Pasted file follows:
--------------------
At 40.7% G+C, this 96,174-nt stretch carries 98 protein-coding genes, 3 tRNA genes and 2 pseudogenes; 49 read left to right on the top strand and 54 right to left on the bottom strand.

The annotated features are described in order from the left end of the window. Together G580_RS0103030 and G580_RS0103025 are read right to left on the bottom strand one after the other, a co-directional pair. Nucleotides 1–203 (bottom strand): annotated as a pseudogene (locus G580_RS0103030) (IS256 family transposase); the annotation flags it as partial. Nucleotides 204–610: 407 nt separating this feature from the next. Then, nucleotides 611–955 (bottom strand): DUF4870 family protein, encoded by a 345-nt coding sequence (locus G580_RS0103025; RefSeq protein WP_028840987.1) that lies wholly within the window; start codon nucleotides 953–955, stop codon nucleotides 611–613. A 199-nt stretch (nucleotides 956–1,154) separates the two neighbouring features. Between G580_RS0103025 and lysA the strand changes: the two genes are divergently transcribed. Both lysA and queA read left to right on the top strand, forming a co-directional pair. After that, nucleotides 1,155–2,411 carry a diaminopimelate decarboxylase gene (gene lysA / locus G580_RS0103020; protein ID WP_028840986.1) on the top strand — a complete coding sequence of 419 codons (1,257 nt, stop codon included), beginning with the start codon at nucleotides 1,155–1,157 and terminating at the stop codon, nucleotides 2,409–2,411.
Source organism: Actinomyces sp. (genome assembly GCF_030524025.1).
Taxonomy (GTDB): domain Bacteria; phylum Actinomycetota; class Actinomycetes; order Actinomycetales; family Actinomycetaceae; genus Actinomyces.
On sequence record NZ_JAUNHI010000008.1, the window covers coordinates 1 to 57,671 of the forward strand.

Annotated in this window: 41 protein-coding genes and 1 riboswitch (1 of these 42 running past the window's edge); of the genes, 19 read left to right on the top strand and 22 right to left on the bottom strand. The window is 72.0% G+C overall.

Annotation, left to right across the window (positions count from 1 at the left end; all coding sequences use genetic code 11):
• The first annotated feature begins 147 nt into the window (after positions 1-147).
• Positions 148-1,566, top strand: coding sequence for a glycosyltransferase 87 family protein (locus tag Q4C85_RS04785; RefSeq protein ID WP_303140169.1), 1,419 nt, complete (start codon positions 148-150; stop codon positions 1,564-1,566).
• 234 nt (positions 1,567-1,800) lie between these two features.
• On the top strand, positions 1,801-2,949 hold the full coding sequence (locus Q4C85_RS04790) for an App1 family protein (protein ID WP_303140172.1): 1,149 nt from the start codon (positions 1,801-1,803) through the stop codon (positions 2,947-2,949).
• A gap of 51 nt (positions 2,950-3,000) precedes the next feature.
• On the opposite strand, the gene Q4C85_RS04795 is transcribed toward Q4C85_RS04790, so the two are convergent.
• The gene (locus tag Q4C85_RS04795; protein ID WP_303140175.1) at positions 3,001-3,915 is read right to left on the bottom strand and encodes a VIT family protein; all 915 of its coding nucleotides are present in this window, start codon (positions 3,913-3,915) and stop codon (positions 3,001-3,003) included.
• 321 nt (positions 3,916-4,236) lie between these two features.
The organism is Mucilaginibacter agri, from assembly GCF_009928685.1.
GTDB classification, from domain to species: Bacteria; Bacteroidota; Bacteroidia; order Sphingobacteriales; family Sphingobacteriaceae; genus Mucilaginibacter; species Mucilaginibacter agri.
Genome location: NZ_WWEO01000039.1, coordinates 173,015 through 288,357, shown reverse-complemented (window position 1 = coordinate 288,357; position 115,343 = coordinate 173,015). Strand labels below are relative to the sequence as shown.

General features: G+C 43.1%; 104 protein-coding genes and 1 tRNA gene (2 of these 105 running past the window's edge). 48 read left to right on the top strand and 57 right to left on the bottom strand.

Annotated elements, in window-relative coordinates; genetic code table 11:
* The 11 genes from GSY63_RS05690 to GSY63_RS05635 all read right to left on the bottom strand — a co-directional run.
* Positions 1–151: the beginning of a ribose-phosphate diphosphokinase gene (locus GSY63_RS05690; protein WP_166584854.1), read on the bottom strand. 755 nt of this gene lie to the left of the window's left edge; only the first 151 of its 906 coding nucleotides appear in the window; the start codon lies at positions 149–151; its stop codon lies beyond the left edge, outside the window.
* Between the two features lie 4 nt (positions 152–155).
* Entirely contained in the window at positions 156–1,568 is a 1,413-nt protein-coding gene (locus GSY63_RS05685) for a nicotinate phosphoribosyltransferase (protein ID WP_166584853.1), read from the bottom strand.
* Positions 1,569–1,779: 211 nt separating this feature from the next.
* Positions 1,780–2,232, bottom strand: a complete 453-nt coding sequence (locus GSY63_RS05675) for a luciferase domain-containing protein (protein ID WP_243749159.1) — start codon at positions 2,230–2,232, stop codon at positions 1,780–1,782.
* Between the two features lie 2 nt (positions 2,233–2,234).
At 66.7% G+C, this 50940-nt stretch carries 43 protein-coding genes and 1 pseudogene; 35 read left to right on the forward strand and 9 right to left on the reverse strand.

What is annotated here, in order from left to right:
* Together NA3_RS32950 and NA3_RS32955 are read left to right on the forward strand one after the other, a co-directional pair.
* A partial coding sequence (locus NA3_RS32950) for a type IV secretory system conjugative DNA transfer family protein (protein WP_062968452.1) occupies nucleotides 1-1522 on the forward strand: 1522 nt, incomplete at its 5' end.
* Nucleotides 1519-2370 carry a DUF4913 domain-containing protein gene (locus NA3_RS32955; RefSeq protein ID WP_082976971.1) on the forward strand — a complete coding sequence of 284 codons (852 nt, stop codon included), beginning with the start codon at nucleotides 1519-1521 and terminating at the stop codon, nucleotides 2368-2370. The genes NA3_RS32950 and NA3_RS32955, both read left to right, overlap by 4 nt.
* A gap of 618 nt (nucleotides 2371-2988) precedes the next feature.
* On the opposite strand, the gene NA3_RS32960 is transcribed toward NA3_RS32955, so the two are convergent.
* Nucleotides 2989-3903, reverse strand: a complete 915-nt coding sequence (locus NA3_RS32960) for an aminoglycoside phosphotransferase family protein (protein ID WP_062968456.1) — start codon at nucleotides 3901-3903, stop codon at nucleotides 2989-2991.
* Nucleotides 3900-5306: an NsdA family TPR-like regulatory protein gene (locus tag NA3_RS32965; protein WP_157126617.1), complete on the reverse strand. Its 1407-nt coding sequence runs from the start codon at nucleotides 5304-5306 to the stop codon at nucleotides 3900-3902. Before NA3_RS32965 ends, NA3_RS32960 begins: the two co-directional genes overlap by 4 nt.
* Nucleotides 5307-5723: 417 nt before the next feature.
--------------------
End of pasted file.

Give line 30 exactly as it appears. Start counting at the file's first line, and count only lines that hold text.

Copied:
* Together NA3_RS32950 and NA3_RS32955 are read left to right on the forward strand one after the other, a co-directional pair.